The Concept of Time in American Society
NOTE: This should be done towards the beginning of the semester so students will have more time to accomplish the goals they learn to set in this lesson.
Pass out cultural assimilator. Have students read it silently and mark their answer. Divide class into groups according to what they answered. Have students discuss in group why they chose that answer. As a class discuss what the correct answer is and why.
Explain how American's value time: Being on time, managing time, and setting goals for the near future (farther than that is not
Being on time: Divide class into six groups. Hand out a critical incident to each group. Students will read the incident and discuss in groups what they would do in the American culture. Each group will then present it to the class explaining what they would do.
Setting goals: Explain to the class how Americans are goal-oriented and completion is focused toward the near future. Ask for examples and discuss them. Review vocabulary: long-term goal, short-term goal, near future.
Pass out goal setting pages of franklin planner. Discuss some possible, legitimate goals that students might want to set. Make sure they can be accomplished in the near future (6 mos-1 year). Then have them think of short-term goals that will help them accomplish the long-range goal they set.
Encourage them to set goals that they could accomplish within the semester. Also explain that these are important and that the teacher will be checking on their progress monthly.
Encourage students to carry out their schedules they have created and try to stick as close as possible to it for the next day/week. Also encourage them to work on accomplishing their goals.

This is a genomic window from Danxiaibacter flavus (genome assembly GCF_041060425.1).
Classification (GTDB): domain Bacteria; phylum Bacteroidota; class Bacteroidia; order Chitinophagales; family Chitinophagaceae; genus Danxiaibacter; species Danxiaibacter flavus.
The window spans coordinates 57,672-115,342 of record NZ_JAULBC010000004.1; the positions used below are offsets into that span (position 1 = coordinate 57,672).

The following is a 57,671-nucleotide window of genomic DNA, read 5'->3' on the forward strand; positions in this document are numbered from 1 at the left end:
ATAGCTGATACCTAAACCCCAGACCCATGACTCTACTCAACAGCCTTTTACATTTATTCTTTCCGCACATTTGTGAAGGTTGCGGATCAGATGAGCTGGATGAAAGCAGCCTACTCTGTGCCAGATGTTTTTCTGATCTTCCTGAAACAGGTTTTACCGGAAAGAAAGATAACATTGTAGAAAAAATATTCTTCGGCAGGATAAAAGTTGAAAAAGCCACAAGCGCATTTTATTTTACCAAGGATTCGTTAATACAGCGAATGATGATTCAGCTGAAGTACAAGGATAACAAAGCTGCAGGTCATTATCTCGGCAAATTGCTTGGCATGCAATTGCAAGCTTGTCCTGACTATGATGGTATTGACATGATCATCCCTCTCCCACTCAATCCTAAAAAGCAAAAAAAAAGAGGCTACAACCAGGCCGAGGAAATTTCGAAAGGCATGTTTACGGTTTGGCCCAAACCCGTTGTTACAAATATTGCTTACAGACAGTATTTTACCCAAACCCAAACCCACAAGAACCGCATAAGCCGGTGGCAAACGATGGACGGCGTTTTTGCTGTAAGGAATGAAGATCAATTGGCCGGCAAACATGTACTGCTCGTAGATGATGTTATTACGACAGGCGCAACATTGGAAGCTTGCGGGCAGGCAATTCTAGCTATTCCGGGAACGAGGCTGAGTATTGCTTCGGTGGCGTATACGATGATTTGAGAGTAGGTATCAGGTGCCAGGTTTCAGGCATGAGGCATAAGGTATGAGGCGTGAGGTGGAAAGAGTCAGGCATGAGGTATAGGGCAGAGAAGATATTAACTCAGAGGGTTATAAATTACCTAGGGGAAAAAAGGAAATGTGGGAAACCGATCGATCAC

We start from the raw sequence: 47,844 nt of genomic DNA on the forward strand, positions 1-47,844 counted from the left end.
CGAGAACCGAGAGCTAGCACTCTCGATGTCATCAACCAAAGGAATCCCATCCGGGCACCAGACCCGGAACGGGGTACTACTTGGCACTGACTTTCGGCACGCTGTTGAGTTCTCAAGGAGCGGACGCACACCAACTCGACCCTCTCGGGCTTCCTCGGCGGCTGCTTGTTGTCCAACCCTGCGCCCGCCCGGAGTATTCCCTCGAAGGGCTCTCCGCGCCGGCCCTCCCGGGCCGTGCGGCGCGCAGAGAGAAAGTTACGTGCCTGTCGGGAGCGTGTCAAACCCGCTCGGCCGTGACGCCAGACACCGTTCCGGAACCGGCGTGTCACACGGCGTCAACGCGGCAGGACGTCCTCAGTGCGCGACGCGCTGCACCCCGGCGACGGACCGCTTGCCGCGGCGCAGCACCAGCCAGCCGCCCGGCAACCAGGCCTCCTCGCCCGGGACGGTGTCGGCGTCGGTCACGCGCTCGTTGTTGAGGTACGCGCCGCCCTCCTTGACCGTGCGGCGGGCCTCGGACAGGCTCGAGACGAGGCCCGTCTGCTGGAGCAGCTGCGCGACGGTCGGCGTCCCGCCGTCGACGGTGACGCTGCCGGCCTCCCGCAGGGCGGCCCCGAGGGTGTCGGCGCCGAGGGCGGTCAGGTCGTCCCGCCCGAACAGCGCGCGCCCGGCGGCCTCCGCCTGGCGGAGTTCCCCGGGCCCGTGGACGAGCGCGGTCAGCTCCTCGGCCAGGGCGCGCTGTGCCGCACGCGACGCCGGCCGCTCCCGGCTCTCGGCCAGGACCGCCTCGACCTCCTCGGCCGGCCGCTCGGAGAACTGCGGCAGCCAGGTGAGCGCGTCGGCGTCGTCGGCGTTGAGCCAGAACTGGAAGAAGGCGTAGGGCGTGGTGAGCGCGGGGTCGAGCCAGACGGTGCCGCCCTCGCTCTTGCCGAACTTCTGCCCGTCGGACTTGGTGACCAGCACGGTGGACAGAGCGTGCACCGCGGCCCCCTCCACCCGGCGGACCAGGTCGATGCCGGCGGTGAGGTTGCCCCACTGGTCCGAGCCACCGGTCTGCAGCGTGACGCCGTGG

Have students interview a native English speaker on one of the three values of time emphasized. Discuss some possible questions students could ask; give examples. From the interview prepare a short culture capsule to present in class the next day.
The next day, students will get into groups according to what value they have interviewed about. Together the group will discuss what they found and then prepare an oral report to give to the whole class.
As I talked to the group, they all really seemed to like the ideas and format of the lesson plan. They also gave me some good suggestions. For instance, they advised me to let the lesson take two to three days (with the homework presentations) instead of just one. With more time, I could emphasize each section more, and the students could get more practice. They also stressed, as I did, to emphasize the goals and really make them meaningful for the students. If students experience these time activities, they will better understand the American society and feel like they fit in better.
You are a secretary in a doctor's office. A man rushes in, checking his watch and checks in with you. You notice the time is 2:05. His appointment is scheduled for 2:00. He sits down, picks up a magazine and begins flipping through it. At 2:15 you see him check his watch again and looks at the door that leads to the check-up offices. Five minutes later, you see him shifting in his seat and looking at his watch again. You notice him again looking at his watch and glancing at the door. He does not have a very pleasant look on his face. Ten minutes later this man puts down the magazine and angrily walks out of the doctor's office. Why?
A. He is scared and nervous about his appointment so he leaves, unable to handle it anymore.
B. He was offended by something he read in the magazine.
C. He was offended by having to wait so long to see the doctor.
D. He was uncomfortable sitting in the office with other people.
A. Many people do get scared in a doctor's office, but they would not leave angrily.
B. If someone is offended by a magazine article, they will not read it further, they do not usually storm out of a room.
C. This is correct. Many Americans live by their watch and have strict schedules that they follow. This man was expecting to see the doctor at 2:00, but waited for 40 minutes instead.
D. If a person is uncomfortable sitting with other people, they do not usually leave angry.